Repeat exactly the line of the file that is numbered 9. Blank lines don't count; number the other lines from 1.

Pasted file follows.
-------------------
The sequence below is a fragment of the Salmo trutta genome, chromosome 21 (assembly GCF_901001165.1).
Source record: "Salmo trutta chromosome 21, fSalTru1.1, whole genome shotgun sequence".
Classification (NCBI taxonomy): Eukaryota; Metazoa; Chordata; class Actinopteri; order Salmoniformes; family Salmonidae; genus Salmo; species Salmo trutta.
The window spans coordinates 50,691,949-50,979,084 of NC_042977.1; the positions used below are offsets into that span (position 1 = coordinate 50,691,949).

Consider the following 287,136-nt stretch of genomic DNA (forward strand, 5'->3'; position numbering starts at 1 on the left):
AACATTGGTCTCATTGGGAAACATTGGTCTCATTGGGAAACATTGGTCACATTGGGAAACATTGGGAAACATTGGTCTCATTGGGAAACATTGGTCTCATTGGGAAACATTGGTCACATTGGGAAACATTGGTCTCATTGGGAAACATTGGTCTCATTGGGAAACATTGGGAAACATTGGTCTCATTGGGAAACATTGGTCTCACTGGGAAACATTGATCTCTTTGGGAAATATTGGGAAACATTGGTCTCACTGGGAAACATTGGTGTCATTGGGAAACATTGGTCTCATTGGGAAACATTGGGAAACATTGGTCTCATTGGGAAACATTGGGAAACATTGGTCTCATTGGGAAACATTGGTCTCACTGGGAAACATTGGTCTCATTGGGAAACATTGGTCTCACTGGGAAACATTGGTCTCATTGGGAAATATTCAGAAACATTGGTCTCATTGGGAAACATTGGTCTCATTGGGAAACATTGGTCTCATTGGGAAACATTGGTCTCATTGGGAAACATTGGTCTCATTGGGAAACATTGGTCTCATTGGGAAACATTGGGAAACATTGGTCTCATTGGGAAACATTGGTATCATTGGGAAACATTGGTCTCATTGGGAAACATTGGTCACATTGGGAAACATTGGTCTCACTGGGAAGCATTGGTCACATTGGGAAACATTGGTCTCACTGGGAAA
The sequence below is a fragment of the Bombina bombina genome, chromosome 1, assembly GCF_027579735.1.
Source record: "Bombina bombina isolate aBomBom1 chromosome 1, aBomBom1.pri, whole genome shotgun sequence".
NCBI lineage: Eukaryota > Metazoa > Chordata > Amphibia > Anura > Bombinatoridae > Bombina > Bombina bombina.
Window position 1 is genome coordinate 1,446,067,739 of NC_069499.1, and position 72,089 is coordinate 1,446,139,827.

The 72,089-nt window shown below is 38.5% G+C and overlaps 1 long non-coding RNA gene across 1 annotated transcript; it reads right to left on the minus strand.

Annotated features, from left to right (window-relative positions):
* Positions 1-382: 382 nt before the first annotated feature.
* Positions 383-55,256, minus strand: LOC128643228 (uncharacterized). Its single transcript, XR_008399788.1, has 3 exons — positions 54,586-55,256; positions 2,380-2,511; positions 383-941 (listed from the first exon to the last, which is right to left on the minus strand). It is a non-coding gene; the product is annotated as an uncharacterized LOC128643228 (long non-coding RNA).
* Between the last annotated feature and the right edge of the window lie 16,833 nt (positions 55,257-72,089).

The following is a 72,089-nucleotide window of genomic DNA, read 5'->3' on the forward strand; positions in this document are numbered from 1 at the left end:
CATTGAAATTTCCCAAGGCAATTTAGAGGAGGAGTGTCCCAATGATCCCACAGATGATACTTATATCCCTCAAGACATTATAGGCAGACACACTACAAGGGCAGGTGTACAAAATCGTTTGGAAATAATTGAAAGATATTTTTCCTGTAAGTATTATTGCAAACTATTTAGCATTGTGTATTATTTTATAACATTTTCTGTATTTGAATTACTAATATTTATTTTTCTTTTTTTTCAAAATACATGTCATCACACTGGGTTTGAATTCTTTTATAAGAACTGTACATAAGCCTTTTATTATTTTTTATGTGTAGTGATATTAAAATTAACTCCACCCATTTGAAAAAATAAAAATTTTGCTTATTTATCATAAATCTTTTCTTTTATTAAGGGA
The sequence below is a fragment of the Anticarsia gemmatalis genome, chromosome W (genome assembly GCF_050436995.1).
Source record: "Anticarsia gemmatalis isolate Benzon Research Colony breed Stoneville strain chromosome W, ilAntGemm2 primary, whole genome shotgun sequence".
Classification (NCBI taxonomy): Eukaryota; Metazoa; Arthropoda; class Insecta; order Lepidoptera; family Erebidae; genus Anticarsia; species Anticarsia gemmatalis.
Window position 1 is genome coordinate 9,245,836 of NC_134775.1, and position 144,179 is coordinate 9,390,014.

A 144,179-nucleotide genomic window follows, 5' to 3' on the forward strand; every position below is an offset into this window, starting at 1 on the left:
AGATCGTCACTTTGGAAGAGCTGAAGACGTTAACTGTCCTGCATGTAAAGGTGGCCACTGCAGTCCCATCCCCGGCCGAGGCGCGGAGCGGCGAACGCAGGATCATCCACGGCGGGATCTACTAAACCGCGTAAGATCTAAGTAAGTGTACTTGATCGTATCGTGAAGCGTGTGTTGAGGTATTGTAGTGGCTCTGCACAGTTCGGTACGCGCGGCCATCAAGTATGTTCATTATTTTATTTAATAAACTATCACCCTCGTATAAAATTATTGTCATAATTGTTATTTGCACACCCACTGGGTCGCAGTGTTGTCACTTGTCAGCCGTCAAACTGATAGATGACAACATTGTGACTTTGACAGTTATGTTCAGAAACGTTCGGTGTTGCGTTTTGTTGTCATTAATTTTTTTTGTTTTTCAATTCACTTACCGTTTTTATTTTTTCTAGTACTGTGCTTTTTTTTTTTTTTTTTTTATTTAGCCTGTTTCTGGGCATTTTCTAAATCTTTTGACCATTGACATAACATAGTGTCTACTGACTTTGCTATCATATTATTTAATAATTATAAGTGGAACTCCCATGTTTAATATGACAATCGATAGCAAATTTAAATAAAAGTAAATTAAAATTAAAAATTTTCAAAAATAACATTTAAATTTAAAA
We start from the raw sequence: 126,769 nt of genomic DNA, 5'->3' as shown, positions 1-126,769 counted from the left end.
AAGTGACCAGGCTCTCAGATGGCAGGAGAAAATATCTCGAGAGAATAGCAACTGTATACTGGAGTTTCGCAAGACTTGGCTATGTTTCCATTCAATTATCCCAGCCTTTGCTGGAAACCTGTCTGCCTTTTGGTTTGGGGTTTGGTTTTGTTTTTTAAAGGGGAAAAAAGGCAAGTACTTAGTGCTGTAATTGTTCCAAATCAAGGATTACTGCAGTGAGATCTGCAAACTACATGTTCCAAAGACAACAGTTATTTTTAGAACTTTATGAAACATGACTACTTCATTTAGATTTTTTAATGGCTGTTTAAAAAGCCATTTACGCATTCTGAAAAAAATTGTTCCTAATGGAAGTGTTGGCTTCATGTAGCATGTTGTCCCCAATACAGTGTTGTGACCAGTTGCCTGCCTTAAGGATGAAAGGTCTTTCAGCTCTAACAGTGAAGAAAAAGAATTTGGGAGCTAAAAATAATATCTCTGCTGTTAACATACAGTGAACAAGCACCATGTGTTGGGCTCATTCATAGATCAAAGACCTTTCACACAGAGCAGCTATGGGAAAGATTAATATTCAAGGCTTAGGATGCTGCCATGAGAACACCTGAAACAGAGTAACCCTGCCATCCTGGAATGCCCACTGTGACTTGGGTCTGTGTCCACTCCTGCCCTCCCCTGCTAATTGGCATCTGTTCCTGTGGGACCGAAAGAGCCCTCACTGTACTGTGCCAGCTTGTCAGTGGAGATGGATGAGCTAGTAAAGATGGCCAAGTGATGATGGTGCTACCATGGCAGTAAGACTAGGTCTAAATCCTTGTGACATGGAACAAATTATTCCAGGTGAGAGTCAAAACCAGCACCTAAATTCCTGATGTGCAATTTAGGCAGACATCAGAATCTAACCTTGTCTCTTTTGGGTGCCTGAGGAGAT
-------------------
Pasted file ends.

NCBI lineage: Eukaryota > Metazoa > Chordata > Amphibia > Anura > Bombinatoridae > Bombina > Bombina bombina.